One of my hobbies is chairmaking. That statement might sound kinda dumb. After all, I’m a long-time woodworker and making wooden chairs is woodworking. No?
Making stick chairs uses another part of my brain. And any time I venture into building chairs I have to re-learn some of the rules. In some ways, chairmaking is more demanding than building cabinets. You have to create great joint strength with little material. You have to use wack-tastic unmeasurable angles. And curves…¦ everything is curved. It’s like a high school cheerleading team , and just as difficult to comprehend.
But in other ways, the craft of building stick chairs is forgiving. If the end result sits well, looks good and endures, then it’s a great chair (no matter how odd the building process). There is less measuring and more “cutting to fit.” The work requires as much eye skill as it does hand skill.
As I legged up a Chinese stool on Wednesday I uttered several unprintable curses. When I drove the first leg home into its mortise I blew out the seat’s grain around the exit hole. I always do that on my first leg.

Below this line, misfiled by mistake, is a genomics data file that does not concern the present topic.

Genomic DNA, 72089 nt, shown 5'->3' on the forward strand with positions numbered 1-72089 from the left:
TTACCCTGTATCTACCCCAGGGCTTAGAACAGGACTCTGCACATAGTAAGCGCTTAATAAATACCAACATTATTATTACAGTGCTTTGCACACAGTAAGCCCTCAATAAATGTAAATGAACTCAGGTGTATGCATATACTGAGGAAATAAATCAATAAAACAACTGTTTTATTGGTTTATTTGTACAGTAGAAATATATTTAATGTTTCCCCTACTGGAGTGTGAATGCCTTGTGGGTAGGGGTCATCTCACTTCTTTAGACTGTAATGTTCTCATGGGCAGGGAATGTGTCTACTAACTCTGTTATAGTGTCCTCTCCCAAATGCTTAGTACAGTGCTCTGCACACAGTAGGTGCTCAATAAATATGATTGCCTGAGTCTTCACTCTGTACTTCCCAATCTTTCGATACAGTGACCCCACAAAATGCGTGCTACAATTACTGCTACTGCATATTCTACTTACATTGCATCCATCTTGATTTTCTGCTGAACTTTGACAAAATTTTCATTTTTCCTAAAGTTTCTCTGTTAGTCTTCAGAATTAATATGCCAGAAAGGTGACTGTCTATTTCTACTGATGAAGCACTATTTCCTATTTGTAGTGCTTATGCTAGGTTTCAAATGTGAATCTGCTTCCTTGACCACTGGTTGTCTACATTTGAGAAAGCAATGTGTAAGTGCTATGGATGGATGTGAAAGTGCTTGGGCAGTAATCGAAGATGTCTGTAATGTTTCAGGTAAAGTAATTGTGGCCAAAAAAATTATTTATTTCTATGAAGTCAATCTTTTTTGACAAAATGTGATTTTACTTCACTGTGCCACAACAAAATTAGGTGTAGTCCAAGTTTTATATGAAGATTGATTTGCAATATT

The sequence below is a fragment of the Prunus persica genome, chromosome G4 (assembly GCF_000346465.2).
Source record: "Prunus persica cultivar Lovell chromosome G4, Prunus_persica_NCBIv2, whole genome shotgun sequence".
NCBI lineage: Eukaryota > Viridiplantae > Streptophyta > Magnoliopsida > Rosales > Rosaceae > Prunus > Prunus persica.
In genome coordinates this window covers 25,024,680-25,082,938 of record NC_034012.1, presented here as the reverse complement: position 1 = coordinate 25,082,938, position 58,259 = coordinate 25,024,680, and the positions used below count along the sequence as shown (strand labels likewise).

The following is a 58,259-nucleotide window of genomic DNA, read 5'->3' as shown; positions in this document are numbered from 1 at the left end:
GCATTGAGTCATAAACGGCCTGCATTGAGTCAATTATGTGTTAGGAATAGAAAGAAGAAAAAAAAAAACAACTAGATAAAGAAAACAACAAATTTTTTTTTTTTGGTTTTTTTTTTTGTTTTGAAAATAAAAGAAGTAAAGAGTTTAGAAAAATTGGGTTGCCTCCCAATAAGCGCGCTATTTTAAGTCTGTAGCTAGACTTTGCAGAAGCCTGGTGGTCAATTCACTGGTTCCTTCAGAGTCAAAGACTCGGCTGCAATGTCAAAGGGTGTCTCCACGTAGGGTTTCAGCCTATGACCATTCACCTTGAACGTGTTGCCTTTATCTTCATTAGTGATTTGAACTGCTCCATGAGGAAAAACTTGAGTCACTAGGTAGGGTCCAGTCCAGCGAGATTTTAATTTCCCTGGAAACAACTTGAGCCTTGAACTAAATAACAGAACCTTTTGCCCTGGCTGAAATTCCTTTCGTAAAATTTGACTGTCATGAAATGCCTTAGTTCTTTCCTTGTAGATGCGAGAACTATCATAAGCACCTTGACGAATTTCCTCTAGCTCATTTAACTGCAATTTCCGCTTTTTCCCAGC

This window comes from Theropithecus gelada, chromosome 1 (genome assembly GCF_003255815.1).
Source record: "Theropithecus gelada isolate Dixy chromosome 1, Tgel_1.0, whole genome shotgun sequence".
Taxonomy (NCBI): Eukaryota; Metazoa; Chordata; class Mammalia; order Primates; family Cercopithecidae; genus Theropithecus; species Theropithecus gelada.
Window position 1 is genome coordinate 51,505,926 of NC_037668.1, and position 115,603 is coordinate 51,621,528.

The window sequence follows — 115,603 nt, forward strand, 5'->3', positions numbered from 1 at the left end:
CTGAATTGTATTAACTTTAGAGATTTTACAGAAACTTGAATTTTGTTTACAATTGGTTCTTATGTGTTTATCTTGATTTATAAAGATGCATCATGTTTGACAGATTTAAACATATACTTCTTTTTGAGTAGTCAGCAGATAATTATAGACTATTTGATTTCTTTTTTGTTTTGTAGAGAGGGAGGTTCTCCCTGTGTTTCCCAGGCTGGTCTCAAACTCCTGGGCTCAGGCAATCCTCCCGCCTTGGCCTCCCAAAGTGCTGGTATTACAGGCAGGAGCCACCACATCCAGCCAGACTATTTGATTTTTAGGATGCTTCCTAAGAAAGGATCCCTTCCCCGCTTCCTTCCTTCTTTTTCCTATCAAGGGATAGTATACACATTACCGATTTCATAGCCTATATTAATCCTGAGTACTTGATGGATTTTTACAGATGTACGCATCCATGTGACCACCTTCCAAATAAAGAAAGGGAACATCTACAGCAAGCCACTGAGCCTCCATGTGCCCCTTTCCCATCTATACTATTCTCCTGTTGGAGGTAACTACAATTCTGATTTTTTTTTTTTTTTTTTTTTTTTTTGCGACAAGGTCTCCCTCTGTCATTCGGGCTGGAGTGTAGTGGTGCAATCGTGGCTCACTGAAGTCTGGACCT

In fact, I have a theory about chairs. I wonder if people began scooping out their seats (called “saddling”) to remove this blown-out grain. Then they found that these seats were more comfortable than flat seats.
This idea has just as much merit as my “early man had abrasive buttocks” theory of scooped seats.
After messing up the first mortise, I repaired the damage, got some coffee and waited for the glue to dry , and for my head to shift into the proper chair-making gear. It did. The next two legs went in perfectly. And by perfectly I meant that they will be tight when wedged.
- Christopher Schwarz
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